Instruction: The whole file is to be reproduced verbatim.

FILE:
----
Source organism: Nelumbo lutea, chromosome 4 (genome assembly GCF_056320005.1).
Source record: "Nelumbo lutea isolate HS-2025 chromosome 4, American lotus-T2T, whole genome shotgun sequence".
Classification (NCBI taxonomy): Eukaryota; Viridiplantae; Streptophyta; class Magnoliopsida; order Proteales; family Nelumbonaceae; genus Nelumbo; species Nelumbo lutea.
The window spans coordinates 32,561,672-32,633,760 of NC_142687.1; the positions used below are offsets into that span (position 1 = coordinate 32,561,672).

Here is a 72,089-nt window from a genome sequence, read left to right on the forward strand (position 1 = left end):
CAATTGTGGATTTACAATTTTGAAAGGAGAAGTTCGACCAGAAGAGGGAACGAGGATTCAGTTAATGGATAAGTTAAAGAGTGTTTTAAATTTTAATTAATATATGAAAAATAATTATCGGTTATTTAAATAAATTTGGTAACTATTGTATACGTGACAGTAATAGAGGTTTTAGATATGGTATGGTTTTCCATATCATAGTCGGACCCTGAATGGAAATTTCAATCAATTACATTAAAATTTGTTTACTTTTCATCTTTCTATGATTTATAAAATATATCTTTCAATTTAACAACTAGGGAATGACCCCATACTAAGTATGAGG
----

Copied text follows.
Source organism: Nelumbo lutea, chromosome 4 (genome assembly GCF_056320005.1).
Source record: "Nelumbo lutea isolate HS-2025 chromosome 4, American lotus-T2T, whole genome shotgun sequence".
Classification (NCBI taxonomy): Eukaryota; Viridiplantae; Streptophyta; class Magnoliopsida; order Proteales; family Nelumbonaceae; genus Nelumbo; species Nelumbo lutea.
The window spans coordinates 32,561,672-32,633,760 of NC_142687.1; the positions used below are offsets into that span (position 1 = coordinate 32,561,672).

Here is a 72,089-nt window from a genome sequence, read left to right on the forward strand (position 1 = left end):
CAATTGTGGATTTACAATTTTGAAAGGAGAAGTTCGACCAGAAGAGGGAACGAGGATTCAGTTAATGGATAAGTTAAAGAGTGTTTTAAATTTTAATTAATATATGAAAAATAATTATCGGTTATTTAAATAAATTTGGTAACTATTGTATACGTGACAGTAATAGAGGTTTTAGATATGGTATGGTTTTCCATATCATAGTCGGACCCTGAATGGAAATTTCAATCAATTACATTAAAATTTGTTTACTTTTCATCTTTCTATGATTTATAAAATATATCTTTCAATTTAACAACTAGGGAATGACCCCATACTAAGTATGAGG